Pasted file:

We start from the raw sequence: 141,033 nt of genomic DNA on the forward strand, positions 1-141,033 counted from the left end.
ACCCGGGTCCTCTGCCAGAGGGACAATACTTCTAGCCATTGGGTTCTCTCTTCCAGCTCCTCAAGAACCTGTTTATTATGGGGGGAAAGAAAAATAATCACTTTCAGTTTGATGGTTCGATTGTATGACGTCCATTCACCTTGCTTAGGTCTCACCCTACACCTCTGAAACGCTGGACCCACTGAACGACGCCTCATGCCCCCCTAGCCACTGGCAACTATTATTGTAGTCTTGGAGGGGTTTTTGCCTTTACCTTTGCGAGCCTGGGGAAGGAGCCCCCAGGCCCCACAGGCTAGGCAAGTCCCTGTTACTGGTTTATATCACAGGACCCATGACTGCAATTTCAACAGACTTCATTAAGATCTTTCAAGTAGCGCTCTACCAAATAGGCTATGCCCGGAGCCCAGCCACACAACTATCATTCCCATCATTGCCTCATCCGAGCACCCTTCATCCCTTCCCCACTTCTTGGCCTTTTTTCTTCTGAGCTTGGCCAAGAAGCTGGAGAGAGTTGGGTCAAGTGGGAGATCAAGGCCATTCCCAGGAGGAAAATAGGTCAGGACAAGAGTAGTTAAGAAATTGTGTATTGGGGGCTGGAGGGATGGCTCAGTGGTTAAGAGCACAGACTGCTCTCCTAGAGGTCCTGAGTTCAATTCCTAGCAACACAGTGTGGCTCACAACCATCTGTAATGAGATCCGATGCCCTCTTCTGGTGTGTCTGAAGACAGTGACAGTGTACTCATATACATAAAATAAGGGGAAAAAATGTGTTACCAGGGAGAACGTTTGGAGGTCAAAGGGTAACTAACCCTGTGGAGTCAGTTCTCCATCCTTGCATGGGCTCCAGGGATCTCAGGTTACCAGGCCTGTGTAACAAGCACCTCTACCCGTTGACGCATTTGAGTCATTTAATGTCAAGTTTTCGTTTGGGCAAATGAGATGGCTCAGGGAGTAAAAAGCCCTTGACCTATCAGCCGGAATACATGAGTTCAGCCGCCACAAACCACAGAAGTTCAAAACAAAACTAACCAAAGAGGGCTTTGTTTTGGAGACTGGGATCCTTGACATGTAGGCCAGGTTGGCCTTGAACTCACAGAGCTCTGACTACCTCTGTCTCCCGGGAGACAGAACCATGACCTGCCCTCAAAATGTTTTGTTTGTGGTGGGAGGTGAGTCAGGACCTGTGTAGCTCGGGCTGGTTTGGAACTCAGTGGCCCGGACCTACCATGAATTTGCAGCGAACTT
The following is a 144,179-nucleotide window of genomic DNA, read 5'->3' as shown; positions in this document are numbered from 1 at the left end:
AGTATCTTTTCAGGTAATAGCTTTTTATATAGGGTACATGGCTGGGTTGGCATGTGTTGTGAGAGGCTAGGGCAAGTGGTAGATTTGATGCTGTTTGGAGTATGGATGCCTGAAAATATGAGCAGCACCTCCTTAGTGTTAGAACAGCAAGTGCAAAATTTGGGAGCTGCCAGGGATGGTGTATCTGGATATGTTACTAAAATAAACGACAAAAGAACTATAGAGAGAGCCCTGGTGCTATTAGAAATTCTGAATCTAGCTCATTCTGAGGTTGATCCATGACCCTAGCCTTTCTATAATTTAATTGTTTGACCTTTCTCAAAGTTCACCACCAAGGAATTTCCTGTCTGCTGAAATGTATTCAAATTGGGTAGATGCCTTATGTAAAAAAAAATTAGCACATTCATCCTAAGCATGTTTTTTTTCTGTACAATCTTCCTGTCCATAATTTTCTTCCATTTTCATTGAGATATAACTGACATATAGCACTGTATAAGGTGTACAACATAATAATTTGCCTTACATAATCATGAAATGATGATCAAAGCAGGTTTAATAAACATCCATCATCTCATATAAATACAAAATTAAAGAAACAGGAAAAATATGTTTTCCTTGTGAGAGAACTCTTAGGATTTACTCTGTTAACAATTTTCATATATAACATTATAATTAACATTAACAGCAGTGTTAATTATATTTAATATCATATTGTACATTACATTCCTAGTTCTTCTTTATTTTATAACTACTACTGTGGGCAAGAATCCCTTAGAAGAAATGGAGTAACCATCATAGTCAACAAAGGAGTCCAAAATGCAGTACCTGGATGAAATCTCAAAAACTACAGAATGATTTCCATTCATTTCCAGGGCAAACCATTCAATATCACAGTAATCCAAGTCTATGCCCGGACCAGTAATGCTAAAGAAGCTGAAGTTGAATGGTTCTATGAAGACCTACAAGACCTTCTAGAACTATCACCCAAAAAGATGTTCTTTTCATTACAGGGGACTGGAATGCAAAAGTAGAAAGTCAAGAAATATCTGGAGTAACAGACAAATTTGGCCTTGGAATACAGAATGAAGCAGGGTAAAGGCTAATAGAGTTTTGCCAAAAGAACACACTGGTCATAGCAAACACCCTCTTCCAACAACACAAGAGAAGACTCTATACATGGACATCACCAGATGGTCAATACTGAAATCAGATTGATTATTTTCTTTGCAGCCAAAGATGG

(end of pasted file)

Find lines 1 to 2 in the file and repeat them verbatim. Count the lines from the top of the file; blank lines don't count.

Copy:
We start from the raw sequence: 141,033 nt of genomic DNA on the forward strand, positions 1-141,033 counted from the left end.
ACCCGGGTCCTCTGCCAGAGGGACAATACTTCTAGCCATTGGGTTCTCTCTTCCAGCTCCTCAAGAACCTGTTTATTATGGGGGGAAAGAAAAATAATCACTTTCAGTTTGATGGTTCGATTGTATGACGTCCATTCACCTTGCTTAGGTCTCACCCTACACCTCTGAAACGCTGGACCCACTGAACGACGCCTCATGCCCCCCTAGCCACTGGCAACTATTATTGTAGTCTTGGAGGGGTTTTTGCCTTTACCTTTGCGAGCCTGGGGAAGGAGCCCCCAGGCCCCACAGGCTAGGCAAGTCCCTGTTACTGGTTTATATCACAGGACCCATGACTGCAATTTCAACAGACTTCATTAAGATCTTTCAAGTAGCGCTCTACCAAATAGGCTATGCCCGGAGCCCAGCCACACAACTATCATTCCCATCATTGCCTCATCCGAGCACCCTTCATCCCTTCCCCACTTCTTGGCCTTTTTTCTTCTGAGCTTGGCCAAGAAGCTGGAGAGAGTTGGGTCAAGTGGGAGATCAAGGCCATTCCCAGGAGGAAAATAGGTCAGGACAAGAGTAGTTAAGAAATTGTGTATTGGGGGCTGGAGGGATGGCTCAGTGGTTAAGAGCACAGACTGCTCTCCTAGAGGTCCTGAGTTCAATTCCTAGCAACACAGTGTGGCTCACAACCATCTGTAATGAGATCCGATGCCCTCTTCTGGTGTGTCTGAAGACAGTGACAGTGTACTCATATACATAAAATAAGGGGAAAAAATGTGTTACCAGGGAGAACGTTTGGAGGTCAAAGGGTAACTAACCCTGTGGAGTCAGTTCTCCATCCTTGCATGGGCTCCAGGGATCTCAGGTTACCAGGCCTGTGTAACAAGCACCTCTACCCGTTGACGCATTTGAGTCATTTAATGTCAAGTTTTCGTTTGGGCAAATGAGATGGCTCAGGGAGTAAAAAGCCCTTGACCTATCAGCCGGAATACATGAGTTCAGCCGCCACAAACCACAGAAGTTCAAAACAAAACTAACCAAAGAGGGCTTTGTTTTGGAGACTGGGATCCTTGACATGTAGGCCAGGTTGGCCTTGAACTCACAGAGCTCTGACTACCTCTGTCTCCCGGGAGACAGAACCATGACCTGCCCTCAAAATGTTTTGTTTGTGGTGGGAGGTGAGTCAGGACCTGTGTAGCTCGGGCTGGTTTGGAACTCAGTGGCCCGGACCTACCATGAATTTGCAGCGAACTT